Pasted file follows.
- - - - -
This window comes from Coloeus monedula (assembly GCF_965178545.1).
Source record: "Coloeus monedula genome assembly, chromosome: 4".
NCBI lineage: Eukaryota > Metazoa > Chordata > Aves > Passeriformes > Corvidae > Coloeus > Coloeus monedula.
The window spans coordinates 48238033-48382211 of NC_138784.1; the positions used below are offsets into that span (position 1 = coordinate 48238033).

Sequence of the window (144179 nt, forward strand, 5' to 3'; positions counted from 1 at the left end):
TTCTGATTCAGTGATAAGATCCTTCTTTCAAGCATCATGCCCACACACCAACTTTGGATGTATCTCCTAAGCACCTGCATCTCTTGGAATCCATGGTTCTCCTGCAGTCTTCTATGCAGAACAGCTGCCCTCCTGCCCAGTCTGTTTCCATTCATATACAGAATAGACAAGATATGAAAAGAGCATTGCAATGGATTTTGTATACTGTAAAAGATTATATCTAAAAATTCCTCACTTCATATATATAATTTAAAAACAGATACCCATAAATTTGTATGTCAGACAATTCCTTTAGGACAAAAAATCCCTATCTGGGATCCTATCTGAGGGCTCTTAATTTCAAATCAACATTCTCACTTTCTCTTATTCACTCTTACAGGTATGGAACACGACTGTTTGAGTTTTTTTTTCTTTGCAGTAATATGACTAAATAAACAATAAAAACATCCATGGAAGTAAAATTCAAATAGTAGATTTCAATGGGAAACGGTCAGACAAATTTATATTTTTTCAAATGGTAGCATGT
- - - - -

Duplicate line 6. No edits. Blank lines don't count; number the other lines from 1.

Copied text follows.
TTCTGATTCAGTGATAAGATCCTTCTTTCAAGCATCATGCCCACACACCAACTTTGGATGTATCTCCTAAGCACCTGCATCTCTTGGAATCCATGGTTCTCCTGCAGTCTTCTATGCAGAACAGCTGCCCTCCTGCCCAGTCTGTTTCCATTCATATACAGAATAGACAAGATATGAAAAGAGCATTGCAATGGATTTTGTATACTGTAAAAGATTATATCTAAAAATTCCTCACTTCATATATATAATTTAAAAACAGATACCCATAAATTTGTATGTCAGACAATTCCTTTAGGACAAAAAATCCCTATCTGGGATCCTATCTGAGGGCTCTTAATTTCAAATCAACATTCTCACTTTCTCTTATTCACTCTTACAGGTATGGAACACGACTGTTTGAGTTTTTTTTTCTTTGCAGTAATATGACTAAATAAACAATAAAAACATCCATGGAAGTAAAATTCAAATAGTAGATTTCAATGGGAAACGGTCAGACAAATTTATATTTTTTCAAATGGTAGCATGT